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Osborn expansion delayed as district explores further options
The Turlock Unified School District opted to halt any shifts of Osborn sixth graders to Dutcher and other options intended to deal with the crowded classroom to give the District more time to come up with an option that works for all the stakeholders. - photo by CANDY PADILLA/The Journal

Turlock Unified School District has temporarily halted the idea of moving Osborn Two-Way Immersion Academy sixth graders to Dutcher Middle School, despite the fact that the immersion school is projected to reach maximum capacity with upwards of 1,000 students next year.

Instead, current operations at Osborn are scheduled to carry on as usual as TUSD has opted for more time to reach a viable solution that will be approved by all stakeholders for the 2016-17 academic year.

“We need to be careful about how we grow such a wonderful program,” said parent Amy Miller. “We want to give everybody opportunities, but within reason of making the program strong too.”

A unanimous vote from the Board on Tuesday decided that current grades and classes at Osborn are slated to be maintained for the 2015-16 school year, while the District has plans to increase personnel and facility accommodations to continue with its provision of a safe, productive campus.

“What we need to consider is what is best for the students. That’s why we’re here and that’s what we should not lose track of,” said Board member Eileen Hamilton. “I don’t care how much money it costs.”

According to Assistant Superintendent of Business Services Mike Trainor, the District is looking into hiring a supplementary crossing guard and campus supervisor, as well as installing Porta-Potties and food service sites.

During Tuesday’s meaning, Trainor provided “ballpark figures” to estimate the cost to maintain Osborn at maximum capacity for next year at approximately $40,000 — a total that does not include the prices associated with potentially hiring food service workers or installing additional food service sites, as those numbers were not available at the time.

 “Although we have only a rough estimate of the combined costs at this time, we are prepared to cover the expenses of any necessary safety measures and accommodations for the Osborn campus,” wrote Assistant Superintendent of Educational Services Dana Salles Trevethan in an email earlier this week.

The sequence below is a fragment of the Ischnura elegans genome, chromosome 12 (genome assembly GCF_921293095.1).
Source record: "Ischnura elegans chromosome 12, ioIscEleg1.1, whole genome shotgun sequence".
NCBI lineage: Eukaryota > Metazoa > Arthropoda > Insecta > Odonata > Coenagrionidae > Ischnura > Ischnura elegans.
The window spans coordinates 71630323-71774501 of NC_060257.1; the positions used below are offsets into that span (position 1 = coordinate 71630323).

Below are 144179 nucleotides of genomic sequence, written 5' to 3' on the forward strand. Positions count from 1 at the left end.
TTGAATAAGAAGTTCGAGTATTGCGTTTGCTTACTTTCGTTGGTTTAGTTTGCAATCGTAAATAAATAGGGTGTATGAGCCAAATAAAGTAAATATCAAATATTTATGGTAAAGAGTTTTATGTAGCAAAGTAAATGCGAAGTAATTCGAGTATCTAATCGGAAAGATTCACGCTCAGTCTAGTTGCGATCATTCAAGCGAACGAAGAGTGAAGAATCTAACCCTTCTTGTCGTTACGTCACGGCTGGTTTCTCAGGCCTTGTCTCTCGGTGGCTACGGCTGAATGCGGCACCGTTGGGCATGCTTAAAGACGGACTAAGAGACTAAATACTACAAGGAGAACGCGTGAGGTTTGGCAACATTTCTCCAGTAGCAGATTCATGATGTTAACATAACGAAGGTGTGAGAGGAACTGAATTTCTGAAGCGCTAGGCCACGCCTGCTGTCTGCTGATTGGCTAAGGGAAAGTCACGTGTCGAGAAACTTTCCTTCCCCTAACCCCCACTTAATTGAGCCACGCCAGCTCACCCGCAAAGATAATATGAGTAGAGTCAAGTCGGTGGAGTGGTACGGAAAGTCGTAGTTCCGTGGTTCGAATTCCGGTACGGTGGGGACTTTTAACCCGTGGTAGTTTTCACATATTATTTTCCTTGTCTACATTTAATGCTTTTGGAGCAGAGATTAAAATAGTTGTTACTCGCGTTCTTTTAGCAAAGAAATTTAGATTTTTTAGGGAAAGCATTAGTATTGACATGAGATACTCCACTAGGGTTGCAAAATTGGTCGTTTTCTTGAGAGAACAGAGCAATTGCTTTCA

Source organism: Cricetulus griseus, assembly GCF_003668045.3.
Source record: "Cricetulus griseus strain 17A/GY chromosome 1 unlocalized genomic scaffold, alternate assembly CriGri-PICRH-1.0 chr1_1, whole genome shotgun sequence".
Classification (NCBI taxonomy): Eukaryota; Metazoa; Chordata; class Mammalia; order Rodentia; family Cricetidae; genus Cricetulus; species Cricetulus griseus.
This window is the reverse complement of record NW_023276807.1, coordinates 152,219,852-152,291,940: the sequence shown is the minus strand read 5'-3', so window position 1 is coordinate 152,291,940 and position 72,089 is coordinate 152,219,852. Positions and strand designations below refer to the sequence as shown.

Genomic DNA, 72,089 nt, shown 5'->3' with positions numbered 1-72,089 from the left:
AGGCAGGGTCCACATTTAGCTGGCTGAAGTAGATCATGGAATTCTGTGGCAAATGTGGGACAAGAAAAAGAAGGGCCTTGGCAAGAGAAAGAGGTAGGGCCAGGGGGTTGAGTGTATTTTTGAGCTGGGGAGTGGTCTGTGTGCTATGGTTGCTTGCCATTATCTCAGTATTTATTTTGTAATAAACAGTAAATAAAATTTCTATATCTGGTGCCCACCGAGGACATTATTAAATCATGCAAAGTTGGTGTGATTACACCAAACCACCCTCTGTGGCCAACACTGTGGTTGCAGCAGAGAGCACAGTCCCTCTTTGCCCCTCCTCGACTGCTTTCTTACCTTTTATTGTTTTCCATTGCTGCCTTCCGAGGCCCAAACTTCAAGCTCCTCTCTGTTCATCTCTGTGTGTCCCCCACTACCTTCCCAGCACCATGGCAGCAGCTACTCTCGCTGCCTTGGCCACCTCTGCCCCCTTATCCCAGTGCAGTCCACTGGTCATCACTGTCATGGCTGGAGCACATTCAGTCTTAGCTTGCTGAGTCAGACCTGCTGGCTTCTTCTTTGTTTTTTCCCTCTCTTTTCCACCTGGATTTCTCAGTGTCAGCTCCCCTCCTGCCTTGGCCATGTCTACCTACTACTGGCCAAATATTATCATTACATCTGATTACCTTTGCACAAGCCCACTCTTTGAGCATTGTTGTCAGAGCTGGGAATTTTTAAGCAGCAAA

However, this is only a temporary solution as the District is planning to research a number of options for the following school year.

“We didn’t want to come to you with the recommendation for more time without having some additional options for you to know that we’re going to start working on tomorrow — not in two weeks, not in two months, not this summer,” Trevethan told the Board on Tuesday.

One of the options to be considered for 2016-17 is the potential move of dual immersion sixth graders to Dutcher Middle School in order to create an authentic middle school culture, expand dual immersion, and align to new Common Core State Standards.

The District will also research the possibility of conducting an immersion magnet lottery to fill seven kindergarten classes — five at Osborn and two at Wakefield Elementary School — and one transitional kindergarten class at Wakefield. With this option the District would be able to maintain the sixth grade at Osborn.

District administration will also research the possible establishment of an immersion strand at Wakefield to increase enrollment and create more opportunities for more students to participate in immersion.

The last established option to be explored by the District is the expansion of middle school concept to non-immersion sixth grade students at Dutcher Middle School by including additional classes in the lottery process.

“I like the idea of getting ourselves to buy some time to plan it well and do the things that we talked about, but I have to also be conscious of the safety of the children that we have on campus,” said Osborn Principal Ed Ewing. “I think that on campus we can manage that for a year given the additional resources we discussed.”

“Will it be easy? No, it will be hard, this year has been difficult with 975 students, but I think we can do this for a year with the idea that starting tomorrow we have to plan and plan it well,” continued Ewing.